This ambitious double-disc set is entirely shaped musically by the hot young violinist Leonidas Kavakos, who plays the violin in Mozart's five concertos while conducting the Camerata Salzburg and also conducts the Symphony No. 39 in E flat major, K. 543.
It's an impressive performance that can't be accused of not adding anything to the dialogue surrounding these works. Kavakos seems determined to transmit a sense of standing forward on the stage.
(Incidentally, though this is billed as a live recording, it's not clear what that means in this case; the booklet lacks any indication of recording location or time, and the recording is completely free of audience presence.) He adds a good deal of ornamentation to Mozart's lines, and he writes his own cadenzas -- big ones. In these he is not alone, but his other stylistic trait is more unusual: often he takes a big pause before his entrances, especially in the opening movements. It's like a pregnant pause in a string quartet, but it comes as quite a surprise in the comparatively lightweight atmosphere of the violin concertos. Kavakos does hold the listener's attention throughout -- there's always something new and different going on in the music. He gives concertos perhaps more weight than they can support, although he creates large, complex interpretations that turn out to be impressively coherent. Perhaps Kavakos' strongest outing here is in the Symphony No. 39, where he employs insights drawn from the historical performance movement and finds a receptive group of musicians in the Camerata Salzburg, which was once conducted by Roger Norrington. The inclusion of the symphony itself is the first favorable point; Mozart, or anyone programming his music in his own time, would have crossed genres in this way, and the program as a whole seizes the listener's interest with the similarities and differences in Kavakos' approaches to concertos and symphonies. You'll hear plenty of brass and drums (perhaps some kind of older tympani) in the louder sections, with both overall transparency and wide differentiation in the music throughout. The contrast between the minuet and its trio is sharp but convincing, and the briskly taken slow movement has a very precise grace. Kavakos comes off as a musician brimming over with original ideas and struggling at times to hold them together -- and succeeding for the most part.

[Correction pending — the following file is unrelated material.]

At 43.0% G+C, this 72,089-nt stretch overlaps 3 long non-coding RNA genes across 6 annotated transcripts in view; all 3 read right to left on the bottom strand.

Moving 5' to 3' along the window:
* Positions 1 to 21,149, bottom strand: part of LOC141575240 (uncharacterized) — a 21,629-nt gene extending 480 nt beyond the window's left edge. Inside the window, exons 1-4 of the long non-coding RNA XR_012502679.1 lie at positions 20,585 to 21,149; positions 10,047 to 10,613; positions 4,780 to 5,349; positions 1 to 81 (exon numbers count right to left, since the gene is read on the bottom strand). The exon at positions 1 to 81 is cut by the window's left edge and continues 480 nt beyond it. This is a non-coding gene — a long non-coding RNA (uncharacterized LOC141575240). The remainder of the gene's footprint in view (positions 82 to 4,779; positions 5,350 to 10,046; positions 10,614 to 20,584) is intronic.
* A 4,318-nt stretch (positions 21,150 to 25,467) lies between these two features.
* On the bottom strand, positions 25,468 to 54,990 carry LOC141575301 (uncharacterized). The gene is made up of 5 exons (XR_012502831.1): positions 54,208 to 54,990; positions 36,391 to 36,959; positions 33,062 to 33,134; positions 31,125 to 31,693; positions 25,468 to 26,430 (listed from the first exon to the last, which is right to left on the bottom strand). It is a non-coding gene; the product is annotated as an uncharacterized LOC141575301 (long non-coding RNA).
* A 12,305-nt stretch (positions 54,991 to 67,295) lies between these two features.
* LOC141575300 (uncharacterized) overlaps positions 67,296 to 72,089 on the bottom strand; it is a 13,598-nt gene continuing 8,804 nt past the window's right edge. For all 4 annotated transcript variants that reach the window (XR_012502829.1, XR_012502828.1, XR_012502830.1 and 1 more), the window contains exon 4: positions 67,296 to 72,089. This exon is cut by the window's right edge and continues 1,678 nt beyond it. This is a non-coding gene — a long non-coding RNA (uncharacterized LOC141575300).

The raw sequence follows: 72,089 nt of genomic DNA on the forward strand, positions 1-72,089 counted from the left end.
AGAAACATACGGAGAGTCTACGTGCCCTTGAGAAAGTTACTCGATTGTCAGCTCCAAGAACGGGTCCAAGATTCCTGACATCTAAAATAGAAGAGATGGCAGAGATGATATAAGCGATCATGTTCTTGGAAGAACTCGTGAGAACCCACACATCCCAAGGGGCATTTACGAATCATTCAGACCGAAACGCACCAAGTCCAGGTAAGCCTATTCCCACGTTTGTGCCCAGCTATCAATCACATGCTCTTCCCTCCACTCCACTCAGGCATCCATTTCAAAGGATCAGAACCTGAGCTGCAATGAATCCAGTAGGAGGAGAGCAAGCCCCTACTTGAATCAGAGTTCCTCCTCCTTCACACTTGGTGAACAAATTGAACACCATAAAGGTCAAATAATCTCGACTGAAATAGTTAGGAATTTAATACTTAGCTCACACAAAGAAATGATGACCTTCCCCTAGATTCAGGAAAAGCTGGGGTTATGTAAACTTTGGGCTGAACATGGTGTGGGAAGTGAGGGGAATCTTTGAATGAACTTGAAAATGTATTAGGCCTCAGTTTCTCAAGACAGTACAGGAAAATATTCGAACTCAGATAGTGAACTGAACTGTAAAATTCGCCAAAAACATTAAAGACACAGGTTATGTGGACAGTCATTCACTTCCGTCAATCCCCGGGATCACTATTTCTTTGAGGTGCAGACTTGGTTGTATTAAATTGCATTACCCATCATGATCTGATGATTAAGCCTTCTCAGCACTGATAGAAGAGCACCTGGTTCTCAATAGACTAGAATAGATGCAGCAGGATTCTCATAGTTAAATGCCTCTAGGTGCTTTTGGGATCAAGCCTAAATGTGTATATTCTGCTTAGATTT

|Violin Concerto No. 1 in B flat major, K. 207|
|Allegro moderato||Leonidas Kavakos||8:12||Amazon|
|Violin Concerto No. 2 in D major, K. 211|
|Allegro moderato||Leonidas Kavakos||10:01||Amazon|
|Rondeau. Allegro||Leonidas Kavakos||4:28||Amazon|
|Violin Concerto No. 5 in A major ("Turkish") K. 219|
|Allegro aperto - Agagio - Allegro aperto||Leonidas Kavakos||9:47||Amazon|
|Rondeau. Tempo di Menuetto - Allegro - Tempo di Menuetto||Leonidas Kavakos||9:25||Amazon|